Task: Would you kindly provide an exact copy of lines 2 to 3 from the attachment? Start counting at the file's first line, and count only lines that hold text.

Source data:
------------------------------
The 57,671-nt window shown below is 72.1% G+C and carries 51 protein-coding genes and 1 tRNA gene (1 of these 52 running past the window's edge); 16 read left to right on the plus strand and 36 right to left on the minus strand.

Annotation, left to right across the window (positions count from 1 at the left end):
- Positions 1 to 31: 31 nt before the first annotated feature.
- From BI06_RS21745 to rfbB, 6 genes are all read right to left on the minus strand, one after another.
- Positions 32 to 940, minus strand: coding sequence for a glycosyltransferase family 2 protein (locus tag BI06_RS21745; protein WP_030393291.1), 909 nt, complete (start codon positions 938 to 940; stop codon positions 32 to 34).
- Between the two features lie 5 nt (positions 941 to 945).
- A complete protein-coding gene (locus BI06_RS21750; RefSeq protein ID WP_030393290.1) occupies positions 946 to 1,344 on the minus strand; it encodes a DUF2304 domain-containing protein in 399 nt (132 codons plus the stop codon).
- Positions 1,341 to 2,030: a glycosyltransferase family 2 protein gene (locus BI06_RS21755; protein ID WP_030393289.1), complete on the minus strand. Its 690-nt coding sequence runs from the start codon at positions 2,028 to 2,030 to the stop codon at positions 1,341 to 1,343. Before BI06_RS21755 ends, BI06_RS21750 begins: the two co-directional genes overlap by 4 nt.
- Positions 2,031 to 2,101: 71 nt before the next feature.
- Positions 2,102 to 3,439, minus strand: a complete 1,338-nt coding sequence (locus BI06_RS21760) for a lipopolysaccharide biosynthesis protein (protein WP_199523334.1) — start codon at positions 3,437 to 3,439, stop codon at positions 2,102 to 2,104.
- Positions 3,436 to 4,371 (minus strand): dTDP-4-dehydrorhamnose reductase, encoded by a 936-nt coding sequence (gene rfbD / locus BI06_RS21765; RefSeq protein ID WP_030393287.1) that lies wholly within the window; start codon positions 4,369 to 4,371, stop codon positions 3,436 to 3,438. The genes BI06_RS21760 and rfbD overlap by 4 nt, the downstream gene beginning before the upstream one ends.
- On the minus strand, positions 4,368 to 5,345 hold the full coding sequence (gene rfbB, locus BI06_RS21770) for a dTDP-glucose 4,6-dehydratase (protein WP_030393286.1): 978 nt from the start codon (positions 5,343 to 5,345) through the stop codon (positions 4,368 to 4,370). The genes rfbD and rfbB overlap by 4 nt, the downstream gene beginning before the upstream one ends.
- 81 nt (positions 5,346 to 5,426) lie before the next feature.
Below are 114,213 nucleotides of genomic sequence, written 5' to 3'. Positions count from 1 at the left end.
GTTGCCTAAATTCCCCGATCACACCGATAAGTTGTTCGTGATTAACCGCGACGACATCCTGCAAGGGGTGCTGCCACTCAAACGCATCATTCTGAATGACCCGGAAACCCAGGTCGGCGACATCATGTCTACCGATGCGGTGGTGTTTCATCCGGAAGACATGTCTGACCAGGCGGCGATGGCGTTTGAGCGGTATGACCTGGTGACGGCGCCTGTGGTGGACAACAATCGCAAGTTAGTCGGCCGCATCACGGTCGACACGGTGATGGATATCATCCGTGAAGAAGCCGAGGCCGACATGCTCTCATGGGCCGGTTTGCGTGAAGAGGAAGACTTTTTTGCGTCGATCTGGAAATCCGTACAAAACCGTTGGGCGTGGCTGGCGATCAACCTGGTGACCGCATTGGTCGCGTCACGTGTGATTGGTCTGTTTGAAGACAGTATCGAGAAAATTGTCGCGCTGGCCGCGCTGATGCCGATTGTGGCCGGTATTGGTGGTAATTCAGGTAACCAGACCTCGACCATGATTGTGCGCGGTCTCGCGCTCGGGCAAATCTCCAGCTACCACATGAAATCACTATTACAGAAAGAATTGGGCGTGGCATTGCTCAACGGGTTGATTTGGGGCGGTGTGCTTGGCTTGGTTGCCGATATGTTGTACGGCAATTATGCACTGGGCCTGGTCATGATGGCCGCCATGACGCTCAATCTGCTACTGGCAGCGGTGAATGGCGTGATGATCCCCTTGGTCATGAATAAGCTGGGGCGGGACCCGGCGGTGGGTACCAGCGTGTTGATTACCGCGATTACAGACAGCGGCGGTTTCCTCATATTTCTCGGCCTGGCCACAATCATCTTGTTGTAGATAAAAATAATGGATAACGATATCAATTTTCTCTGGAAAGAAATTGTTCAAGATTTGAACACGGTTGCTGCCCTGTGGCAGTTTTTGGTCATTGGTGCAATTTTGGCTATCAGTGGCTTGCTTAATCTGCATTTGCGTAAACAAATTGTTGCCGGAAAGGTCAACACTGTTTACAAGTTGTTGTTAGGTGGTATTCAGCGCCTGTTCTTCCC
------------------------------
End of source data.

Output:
Annotation, left to right across the window (positions count from 1 at the left end):
- Positions 1 to 31: 31 nt before the first annotated feature.